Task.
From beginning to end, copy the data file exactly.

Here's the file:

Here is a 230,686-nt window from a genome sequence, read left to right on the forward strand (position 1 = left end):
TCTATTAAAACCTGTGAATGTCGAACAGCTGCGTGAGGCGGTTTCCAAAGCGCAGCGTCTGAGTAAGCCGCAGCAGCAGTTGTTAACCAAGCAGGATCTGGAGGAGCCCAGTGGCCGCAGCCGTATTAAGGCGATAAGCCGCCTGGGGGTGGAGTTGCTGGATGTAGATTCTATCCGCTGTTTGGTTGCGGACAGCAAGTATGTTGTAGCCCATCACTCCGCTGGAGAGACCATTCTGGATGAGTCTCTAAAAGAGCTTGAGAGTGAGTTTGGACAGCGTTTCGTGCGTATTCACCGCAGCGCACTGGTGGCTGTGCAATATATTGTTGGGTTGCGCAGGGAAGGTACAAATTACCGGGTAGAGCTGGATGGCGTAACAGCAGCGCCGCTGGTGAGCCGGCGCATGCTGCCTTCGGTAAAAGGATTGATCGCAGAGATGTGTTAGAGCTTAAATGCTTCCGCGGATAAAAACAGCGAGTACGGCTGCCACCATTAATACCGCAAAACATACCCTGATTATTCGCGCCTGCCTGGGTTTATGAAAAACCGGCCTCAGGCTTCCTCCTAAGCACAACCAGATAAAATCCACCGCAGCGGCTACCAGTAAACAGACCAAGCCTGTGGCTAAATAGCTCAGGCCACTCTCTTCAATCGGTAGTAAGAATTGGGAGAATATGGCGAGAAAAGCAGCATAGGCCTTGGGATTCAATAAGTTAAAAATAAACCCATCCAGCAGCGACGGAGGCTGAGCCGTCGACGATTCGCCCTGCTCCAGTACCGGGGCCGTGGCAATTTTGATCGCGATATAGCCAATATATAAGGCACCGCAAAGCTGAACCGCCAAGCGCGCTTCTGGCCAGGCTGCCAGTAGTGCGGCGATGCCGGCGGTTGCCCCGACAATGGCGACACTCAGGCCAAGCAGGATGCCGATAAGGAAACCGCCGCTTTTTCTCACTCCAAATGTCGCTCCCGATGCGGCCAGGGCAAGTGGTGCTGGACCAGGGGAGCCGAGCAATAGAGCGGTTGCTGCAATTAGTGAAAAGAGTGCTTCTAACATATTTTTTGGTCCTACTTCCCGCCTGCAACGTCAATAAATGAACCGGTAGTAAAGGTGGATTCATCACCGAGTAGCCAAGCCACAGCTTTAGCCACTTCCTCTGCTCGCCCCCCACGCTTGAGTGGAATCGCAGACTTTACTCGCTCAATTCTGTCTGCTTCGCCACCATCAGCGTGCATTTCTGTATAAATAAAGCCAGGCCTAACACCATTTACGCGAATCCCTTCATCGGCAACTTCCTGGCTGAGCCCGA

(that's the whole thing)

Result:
Here is a 230,686-nt window from a genome sequence, read left to right on the forward strand (position 1 = left end):
TCTATTAAAACCTGTGAATGTCGAACAGCTGCGTGAGGCGGTTTCCAAAGCGCAGCGTCTGAGTAAGCCGCAGCAGCAGTTGTTAACCAAGCAGGATCTGGAGGAGCCCAGTGGCCGCAGCCGTATTAAGGCGATAAGCCGCCTGGGGGTGGAGTTGCTGGATGTAGATTCTATCCGCTGTTTGGTTGCGGACAGCAAGTATGTTGTAGCCCATCACTCCGCTGGAGAGACCATTCTGGATGAGTCTCTAAAAGAGCTTGAGAGTGAGTTTGGACAGCGTTTCGTGCGTATTCACCGCAGCGCACTGGTGGCTGTGCAATATATTGTTGGGTTGCGCAGGGAAGGTACAAATTACCGGGTAGAGCTGGATGGCGTAACAGCAGCGCCGCTGGTGAGCCGGCGCATGCTGCCTTCGGTAAAAGGATTGATCGCAGAGATGTGTTAGAGCTTAAATGCTTCCGCGGATAAAAACAGCGAGTACGGCTGCCACCATTAATACCGCAAAACATACCCTGATTATTCGCGCCTGCCTGGGTTTATGAAAAACCGGCCTCAGGCTTCCTCCTAAGCACAACCAGATAAAATCCACCGCAGCGGCTACCAGTAAACAGACCAAGCCTGTGGCTAAATAGCTCAGGCCACTCTCTTCAATCGGTAGTAAGAATTGGGAGAATATGGCGAGAAAAGCAGCATAGGCCTTGGGATTCAATAAGTTAAAAATAAACCCATCCAGCAGCGACGGAGGCTGAGCCGTCGACGATTCGCCCTGCTCCAGTACCGGGGCCGTGGCAATTTTGATCGCGATATAGCCAATATATAAGGCACCGCAAAGCTGAACCGCCAAGCGCGCTTCTGGCCAGGCTGCCAGTAGTGCGGCGATGCCGGCGGTTGCCCCGACAATGGCGACACTCAGGCCAAGCAGGATGCCGATAAGGAAACCGCCGCTTTTTCTCACTCCAAATGTCGCTCCCGATGCGGCCAGGGCAAGTGGTGCTGGACCAGGGGAGCCGAGCAATAGAGCGGTTGCTGCAATTAGTGAAAAGAGTGCTTCTAACATATTTTTTGGTCCTACTTCCCGCCTGCAACGTCAATAAATGAACCGGTAGTAAAGGTGGATTCATCACCGAGTAGCCAAGCCACAGCTTTAGCCACTTCCTCTGCTCGCCCCCCACGCTTGAGTGGAATCGCAGACTTTACTCGCTCAATTCTGTCTGCTTCGCCACCATCAGCGTGCATTTCTGTATAAATAAAGCCAGGCCTAACACCATTTACGCGAATCCCTTCATCGGCAACTTCCTGGCTGAGCCCGA